The foods of Bhutan
Rice forms the main body of most Bhutanese meals. It is accompanied by one or two side dishes consisting of meat or vegetables. Pork, beef and chicken are the meats that are eaten most often. Vegetables commonly eaten include Spinach, pumpkins, turnips, radishes, tomatoes, river weed, onions and green beans.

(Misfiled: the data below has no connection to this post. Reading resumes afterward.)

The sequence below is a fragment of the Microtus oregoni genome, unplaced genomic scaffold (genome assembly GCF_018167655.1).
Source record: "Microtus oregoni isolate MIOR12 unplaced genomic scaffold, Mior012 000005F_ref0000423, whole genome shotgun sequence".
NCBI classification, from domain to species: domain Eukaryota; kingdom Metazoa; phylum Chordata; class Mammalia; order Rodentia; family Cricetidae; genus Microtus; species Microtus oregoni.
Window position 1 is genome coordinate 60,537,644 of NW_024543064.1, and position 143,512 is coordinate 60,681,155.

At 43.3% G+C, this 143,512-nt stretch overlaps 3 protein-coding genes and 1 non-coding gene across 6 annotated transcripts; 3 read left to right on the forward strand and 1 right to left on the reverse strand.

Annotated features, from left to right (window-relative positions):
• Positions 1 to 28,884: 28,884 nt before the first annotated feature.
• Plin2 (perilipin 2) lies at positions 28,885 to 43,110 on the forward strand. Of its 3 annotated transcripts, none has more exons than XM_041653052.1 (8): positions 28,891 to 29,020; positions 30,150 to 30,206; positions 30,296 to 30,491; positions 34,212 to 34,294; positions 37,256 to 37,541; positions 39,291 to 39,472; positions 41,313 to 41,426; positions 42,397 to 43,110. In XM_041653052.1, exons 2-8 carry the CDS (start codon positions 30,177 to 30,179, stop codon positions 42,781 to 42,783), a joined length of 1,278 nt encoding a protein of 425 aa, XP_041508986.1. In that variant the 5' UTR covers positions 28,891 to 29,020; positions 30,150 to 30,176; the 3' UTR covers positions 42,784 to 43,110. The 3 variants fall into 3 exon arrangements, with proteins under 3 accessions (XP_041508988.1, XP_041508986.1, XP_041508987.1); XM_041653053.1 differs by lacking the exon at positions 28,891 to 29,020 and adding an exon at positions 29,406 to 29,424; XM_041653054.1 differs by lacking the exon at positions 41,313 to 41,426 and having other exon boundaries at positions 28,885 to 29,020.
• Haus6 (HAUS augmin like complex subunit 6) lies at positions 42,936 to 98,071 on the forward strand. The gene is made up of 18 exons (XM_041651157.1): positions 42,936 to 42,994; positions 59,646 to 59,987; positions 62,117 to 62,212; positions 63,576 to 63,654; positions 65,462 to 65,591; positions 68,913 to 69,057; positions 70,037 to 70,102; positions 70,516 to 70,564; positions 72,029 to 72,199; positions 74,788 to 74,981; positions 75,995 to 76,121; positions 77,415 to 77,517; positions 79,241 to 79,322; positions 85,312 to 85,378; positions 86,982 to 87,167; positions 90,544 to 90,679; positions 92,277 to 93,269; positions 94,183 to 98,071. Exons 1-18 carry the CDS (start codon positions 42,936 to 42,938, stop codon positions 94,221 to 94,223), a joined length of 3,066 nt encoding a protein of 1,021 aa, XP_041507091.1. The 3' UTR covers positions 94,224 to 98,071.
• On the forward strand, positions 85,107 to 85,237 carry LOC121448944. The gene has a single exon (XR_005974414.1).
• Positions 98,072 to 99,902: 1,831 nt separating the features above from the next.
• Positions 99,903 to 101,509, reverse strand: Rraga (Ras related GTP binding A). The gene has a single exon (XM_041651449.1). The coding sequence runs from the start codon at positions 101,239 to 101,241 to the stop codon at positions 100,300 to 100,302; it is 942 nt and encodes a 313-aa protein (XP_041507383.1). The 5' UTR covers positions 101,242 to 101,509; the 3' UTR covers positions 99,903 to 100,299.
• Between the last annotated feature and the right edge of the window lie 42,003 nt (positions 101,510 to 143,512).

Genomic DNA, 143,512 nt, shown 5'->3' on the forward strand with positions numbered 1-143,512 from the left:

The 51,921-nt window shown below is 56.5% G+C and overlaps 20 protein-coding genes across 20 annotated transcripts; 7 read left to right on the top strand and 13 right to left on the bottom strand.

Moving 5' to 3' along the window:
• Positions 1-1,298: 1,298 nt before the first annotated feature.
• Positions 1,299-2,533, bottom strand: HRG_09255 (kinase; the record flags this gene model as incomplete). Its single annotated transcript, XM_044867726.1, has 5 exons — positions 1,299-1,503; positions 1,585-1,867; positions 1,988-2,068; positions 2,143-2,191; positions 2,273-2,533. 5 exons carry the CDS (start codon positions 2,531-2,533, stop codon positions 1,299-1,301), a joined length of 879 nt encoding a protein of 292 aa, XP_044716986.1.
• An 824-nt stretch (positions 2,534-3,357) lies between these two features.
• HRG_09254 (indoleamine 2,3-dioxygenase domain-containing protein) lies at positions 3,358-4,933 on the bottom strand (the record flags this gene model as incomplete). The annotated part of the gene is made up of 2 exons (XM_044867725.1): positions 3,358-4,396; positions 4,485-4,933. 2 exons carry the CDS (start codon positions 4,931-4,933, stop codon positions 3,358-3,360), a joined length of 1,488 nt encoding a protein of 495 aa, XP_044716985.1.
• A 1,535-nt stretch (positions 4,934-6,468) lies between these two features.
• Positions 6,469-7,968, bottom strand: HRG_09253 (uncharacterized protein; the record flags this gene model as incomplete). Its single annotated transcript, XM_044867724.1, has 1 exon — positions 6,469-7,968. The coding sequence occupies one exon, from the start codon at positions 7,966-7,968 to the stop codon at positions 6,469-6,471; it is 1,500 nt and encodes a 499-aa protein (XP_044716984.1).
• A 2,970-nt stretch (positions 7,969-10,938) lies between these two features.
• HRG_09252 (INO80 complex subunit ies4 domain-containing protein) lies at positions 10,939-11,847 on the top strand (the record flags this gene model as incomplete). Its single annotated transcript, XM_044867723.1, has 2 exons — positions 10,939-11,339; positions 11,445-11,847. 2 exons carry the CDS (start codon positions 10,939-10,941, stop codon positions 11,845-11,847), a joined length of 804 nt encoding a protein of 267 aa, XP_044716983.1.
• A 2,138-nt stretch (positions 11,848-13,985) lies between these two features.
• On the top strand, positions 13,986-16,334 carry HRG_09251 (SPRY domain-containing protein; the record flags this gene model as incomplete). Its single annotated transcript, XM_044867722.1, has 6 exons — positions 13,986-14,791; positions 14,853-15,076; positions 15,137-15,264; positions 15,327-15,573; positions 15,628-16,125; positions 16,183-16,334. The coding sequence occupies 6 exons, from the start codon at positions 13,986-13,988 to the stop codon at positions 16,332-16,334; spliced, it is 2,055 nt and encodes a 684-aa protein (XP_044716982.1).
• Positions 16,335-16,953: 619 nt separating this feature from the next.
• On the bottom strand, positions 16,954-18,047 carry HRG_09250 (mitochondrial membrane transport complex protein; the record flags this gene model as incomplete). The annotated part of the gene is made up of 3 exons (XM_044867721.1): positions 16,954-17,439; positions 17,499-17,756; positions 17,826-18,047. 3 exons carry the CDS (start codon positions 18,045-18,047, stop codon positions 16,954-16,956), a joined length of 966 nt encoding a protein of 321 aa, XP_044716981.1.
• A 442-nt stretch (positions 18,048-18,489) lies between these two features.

Traditional Bhutanese food has been influenced by its neighbors, especially China, Tibet, and India. But like the country itself, the local cuisine has been able to maintain its unique character. It’s less oily than Chinese or Indian food and spicier than most Tibetan dishes. Ema Datshi – (chilies and cheese) If there is one national dish of Bhutan, this is it. It’s so ubiquitous that some say if you haven’t eaten ema datshi, you haven’t been to Bhutan. The locals eat the stew, which is similar to a curry, daily along with red rice. It’s made of green, yellow or red chilies, yak or cow’s milk cheese, onions and tomatoes. Taste very carefully, though. The chilies of Bhutan are high up on the Scoville Heat Scale and are meant to make you warm enough to sweat. Red Rice Regardless of where you eat–from the elegant Aman and Uma resorts to an outdoor village festival, you will get red rice.